Any application that you use on an iPhone phone or an iPad tablet that wants to monitor your internet activity must have your permission. This feature has been available on Apple devices since the release of iOS 14.5; however, few users are aware of it.
If you see a request to track your activity, you can accept it or tell the app not to track you. Regardless of your response, you can continue to use the app’s full functionality.
If you tell the app not to track you, the app developer will be unable to access the system advertising identifier (IDFA), which is commonly used for tracking. The app is also not permitted to track your activity using other information that identifies you or your iPhone, such as your email address.
How do I manage the permissions for activity tracking?
You can authorise or revoke an app’s permission to track your activity at any time:
Check your privacy settings to see which apps have asked to track your activity. Go to settings> privacy> tracking on your iPhone.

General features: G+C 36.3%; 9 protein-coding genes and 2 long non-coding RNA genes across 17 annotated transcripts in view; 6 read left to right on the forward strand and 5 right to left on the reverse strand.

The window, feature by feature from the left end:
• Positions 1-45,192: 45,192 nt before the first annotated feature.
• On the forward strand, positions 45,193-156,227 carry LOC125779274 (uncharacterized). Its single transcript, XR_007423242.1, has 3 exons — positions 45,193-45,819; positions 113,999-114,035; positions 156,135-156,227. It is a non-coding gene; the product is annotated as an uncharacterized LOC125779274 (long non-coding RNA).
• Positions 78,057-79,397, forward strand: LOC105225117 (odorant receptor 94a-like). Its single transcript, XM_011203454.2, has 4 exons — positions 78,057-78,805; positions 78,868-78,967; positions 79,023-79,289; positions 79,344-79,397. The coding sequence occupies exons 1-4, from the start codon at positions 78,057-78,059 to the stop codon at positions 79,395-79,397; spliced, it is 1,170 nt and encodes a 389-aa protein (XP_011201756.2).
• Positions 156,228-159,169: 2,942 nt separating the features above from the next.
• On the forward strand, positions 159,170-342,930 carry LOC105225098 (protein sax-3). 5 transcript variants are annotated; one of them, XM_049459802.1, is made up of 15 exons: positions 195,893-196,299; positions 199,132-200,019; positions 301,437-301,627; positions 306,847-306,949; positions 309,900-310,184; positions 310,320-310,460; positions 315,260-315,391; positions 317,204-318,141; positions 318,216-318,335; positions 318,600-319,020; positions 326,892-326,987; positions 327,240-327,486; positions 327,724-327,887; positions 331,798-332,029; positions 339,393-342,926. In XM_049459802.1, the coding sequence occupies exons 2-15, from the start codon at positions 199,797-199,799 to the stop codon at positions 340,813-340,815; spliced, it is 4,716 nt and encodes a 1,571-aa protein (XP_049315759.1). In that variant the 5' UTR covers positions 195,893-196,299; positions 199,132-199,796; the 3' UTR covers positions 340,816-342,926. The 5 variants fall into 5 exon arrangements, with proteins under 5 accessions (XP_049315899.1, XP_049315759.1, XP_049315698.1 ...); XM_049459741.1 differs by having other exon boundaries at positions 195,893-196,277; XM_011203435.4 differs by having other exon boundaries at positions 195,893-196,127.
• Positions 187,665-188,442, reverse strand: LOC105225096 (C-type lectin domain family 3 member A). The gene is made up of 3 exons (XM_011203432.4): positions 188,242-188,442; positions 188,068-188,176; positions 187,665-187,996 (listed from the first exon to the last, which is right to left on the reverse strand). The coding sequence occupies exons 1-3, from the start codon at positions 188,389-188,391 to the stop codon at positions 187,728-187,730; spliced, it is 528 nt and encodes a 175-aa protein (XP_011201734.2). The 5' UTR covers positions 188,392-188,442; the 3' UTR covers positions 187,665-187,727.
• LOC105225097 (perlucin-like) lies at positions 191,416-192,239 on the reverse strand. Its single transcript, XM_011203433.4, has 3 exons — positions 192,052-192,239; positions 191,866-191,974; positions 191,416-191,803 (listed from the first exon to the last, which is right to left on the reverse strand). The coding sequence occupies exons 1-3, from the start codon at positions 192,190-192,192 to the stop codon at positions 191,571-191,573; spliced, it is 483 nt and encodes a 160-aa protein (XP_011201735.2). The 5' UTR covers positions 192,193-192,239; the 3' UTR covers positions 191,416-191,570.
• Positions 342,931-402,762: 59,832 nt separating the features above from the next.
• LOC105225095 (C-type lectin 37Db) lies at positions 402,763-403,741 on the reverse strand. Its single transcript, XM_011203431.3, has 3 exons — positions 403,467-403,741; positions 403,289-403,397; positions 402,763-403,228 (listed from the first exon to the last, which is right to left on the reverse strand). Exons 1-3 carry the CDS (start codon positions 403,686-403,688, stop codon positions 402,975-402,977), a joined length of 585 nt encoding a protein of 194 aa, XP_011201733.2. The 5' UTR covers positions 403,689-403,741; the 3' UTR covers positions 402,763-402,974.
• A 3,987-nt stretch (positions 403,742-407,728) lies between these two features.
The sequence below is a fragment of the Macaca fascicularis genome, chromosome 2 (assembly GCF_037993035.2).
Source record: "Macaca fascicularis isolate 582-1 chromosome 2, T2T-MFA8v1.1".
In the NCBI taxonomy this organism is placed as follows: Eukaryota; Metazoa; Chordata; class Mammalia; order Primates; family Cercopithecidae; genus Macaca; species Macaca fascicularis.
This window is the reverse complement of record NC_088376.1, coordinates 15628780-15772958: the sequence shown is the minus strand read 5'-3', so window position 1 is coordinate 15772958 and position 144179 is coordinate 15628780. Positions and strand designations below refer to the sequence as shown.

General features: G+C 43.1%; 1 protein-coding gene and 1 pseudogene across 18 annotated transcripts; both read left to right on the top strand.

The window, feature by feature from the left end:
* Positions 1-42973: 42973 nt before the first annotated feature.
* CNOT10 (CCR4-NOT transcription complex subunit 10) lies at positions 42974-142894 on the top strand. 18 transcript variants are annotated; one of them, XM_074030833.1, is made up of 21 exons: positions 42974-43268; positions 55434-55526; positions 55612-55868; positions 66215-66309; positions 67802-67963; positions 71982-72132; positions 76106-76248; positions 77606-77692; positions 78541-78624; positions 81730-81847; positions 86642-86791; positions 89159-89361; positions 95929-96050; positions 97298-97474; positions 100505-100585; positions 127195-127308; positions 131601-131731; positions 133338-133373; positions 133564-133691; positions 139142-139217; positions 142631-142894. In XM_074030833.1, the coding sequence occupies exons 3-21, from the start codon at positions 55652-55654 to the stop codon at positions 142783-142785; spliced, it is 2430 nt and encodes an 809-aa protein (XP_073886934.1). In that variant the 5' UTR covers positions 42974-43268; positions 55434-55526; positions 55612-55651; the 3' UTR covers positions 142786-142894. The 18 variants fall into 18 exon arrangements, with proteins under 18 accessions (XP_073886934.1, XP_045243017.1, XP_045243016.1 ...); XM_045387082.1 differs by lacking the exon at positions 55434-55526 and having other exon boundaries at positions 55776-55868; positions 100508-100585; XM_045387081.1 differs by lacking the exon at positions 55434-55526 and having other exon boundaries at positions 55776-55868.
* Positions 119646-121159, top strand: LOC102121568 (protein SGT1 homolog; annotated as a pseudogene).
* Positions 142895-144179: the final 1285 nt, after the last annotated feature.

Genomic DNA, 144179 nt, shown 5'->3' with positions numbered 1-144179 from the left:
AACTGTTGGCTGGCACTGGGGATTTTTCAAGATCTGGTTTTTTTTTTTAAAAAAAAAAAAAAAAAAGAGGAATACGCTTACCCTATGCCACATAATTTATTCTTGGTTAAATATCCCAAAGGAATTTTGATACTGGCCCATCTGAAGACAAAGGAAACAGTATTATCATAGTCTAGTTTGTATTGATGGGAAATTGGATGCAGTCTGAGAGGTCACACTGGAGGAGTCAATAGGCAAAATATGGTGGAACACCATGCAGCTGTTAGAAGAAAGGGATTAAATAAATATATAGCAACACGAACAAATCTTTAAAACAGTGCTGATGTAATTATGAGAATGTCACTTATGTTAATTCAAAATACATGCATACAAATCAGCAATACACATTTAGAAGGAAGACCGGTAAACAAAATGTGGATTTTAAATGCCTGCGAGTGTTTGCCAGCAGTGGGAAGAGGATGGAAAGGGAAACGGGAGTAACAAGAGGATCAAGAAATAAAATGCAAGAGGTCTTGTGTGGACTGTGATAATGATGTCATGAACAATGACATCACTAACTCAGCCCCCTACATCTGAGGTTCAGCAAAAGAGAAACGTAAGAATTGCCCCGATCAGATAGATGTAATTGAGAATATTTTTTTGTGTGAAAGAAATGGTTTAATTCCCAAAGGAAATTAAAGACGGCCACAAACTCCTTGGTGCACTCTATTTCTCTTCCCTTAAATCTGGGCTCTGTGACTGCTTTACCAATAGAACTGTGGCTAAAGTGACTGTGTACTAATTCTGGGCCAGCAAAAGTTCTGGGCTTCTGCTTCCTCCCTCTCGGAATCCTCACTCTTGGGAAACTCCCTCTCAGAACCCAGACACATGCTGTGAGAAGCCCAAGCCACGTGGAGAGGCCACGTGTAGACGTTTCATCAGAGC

Toggle between deactivating and activating the tracking permission for a specific app.
You will no longer see the requests if you disable allow apps to request tracking you in the privacy settings. As long as this setting is turned off, it will be treated as if you had asked the app not to track you.
In an unusual endurance test, the iPhone 13 Pro outperforms the Nokia 3310.
The test entailed tossing both devices from the top of a spiral staircase. While the iPhone is damaged and has a significant scratch on its back, the Nokia 3310 is completely shattered.
Similarly, the front of the iPhone 13 Pro does not show damage after several launches and turns on normally, unlike the Nokia 3310, which does.